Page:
The mental suppleness and agility inherent in spriss includes the embracing and synchronisation of old and new, the meshing of Ethiopian and Western styles and values. No one way is best, according to spriss, rather it is far better to combine the best bits of different worlds. Such a tactic will surely serve us well as we try to move on after the pandemic and to counterbalance and make sense of all the topsy-turvy upheavals we are left with. Already, amid all the tragedy and loss occurring, there are discussions of how we may emerge as better people for our pandemic experience, with a restored sense of the importance of family and community.

A recent YouGov survey commissioned by the Food, Farming and Countryside Commission (FFCC) and the Food Foundation charity found that a clear majority of Brits—85 percent—want to see at least some of the personal or social changes they have experienced continue afterwards, while just 9 percent want a full return to how things were before. Forty per cent said they felt a stronger sense of community in their local area since the virus shut down “normal” life, while 39 percent said they had been more in touch with friends and family. Fifty-one percent of respondents said they had noticed cleaner air, and 27 percent said they had recognised more wildlife since the lockdown began.

While such appreciations are heartening, I don’t think they will ever go as far as constituting a groundswell of opinion to return to a pre-industrialised agrarian society. Far better and more realistic, then, to emerge from the pandemic by, spriss-like, combining the lessons and fundamental precepts of old that many of us are rediscovering through the lockdown, with the technological advantages we have at our disposal and which we need to bring to bear to kickstart our economies, transport infrastructures and everything else that help us to live meaningful lives while engaging with society and the wider world in the 21st century. Like many, I am relishing the emboldened wildlife, but I still want to breath my last knowing that our descendants will stand a chance of pushing out into the stars and exploring inter-galactic mysteries. Perhaps one day spriss culture may involve some truly alien influences. Either way, let’s get mixing and moving on.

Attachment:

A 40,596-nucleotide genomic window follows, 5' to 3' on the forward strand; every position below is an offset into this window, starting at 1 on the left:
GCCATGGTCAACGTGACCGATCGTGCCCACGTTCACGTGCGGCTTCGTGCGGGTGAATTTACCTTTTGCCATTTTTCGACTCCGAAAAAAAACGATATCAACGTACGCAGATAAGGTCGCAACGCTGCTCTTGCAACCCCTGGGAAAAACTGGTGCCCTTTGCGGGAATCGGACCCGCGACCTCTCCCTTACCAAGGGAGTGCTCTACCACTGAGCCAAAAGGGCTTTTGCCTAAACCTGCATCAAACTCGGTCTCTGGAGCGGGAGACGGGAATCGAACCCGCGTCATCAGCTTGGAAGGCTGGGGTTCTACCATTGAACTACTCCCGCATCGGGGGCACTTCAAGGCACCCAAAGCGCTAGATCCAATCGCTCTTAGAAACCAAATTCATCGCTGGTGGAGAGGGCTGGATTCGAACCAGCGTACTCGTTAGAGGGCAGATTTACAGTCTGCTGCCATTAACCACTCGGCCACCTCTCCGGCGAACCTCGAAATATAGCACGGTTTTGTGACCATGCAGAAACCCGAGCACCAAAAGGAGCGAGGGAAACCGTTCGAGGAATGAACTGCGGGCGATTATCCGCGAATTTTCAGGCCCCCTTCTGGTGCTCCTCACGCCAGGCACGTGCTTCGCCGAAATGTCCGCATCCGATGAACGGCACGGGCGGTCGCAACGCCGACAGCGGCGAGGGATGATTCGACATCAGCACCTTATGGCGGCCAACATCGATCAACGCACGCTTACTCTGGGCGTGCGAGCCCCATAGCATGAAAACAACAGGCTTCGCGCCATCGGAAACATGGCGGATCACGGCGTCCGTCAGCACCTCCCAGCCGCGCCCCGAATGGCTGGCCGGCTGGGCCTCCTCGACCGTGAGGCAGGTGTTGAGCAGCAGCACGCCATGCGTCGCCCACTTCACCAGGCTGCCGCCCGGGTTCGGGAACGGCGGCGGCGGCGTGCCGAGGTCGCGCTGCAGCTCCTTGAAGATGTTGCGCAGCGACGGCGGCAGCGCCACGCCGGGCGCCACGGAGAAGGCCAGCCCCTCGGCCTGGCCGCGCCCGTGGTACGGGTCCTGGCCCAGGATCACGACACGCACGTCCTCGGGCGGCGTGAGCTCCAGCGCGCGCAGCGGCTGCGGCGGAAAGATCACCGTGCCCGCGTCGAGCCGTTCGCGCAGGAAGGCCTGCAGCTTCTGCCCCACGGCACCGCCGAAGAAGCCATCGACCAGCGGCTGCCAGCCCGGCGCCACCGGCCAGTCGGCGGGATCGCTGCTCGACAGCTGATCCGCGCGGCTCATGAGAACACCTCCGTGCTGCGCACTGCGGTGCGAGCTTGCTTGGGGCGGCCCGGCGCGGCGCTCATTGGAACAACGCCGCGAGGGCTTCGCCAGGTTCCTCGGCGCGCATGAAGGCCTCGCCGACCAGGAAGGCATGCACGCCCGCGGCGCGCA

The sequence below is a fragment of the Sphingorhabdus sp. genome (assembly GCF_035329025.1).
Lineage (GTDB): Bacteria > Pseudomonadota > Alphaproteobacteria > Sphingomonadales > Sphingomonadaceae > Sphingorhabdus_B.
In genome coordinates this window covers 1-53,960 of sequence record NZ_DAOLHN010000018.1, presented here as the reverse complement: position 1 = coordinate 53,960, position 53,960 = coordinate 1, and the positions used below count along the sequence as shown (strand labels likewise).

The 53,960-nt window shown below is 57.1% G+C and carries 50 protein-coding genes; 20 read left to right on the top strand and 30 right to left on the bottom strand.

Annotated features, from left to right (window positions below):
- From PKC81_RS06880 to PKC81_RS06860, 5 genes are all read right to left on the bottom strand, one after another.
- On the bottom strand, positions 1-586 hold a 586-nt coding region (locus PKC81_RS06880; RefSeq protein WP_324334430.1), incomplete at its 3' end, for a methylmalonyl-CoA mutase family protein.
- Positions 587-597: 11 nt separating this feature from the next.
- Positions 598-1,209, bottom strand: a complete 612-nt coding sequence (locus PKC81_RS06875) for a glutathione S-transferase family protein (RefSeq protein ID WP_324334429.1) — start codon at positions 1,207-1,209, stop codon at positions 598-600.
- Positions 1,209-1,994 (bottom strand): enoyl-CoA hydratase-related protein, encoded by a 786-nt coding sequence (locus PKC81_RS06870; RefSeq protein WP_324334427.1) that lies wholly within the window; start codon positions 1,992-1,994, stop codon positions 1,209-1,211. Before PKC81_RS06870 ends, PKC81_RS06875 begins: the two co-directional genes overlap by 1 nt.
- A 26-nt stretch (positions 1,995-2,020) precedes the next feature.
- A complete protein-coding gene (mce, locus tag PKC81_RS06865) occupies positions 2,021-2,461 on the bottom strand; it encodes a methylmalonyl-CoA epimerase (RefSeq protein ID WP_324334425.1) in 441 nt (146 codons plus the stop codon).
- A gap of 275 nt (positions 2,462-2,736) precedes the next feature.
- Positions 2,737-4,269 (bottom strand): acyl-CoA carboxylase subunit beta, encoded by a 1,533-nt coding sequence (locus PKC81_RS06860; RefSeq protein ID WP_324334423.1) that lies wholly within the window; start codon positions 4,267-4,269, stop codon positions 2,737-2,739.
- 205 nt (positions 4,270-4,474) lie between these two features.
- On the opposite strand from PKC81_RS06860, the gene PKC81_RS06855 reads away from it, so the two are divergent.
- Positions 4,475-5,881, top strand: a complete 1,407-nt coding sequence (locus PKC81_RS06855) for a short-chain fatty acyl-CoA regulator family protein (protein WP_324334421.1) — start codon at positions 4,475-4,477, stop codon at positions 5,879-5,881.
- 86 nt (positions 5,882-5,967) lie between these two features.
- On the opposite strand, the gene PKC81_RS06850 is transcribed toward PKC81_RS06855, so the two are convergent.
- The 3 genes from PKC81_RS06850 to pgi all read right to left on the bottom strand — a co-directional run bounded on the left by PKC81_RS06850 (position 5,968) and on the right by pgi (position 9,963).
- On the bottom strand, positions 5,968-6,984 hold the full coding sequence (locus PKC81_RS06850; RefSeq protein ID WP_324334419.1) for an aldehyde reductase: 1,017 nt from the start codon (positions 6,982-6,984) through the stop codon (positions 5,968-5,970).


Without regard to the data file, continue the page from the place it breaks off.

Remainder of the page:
James Jeffrey is a freelance journalist and writer. He previously served in the British Army in Kosovo, Iraq and Afghanistan and is finishing a book about his experiences. Twitter: @jrfjeffrey and Instagram: james_rfj.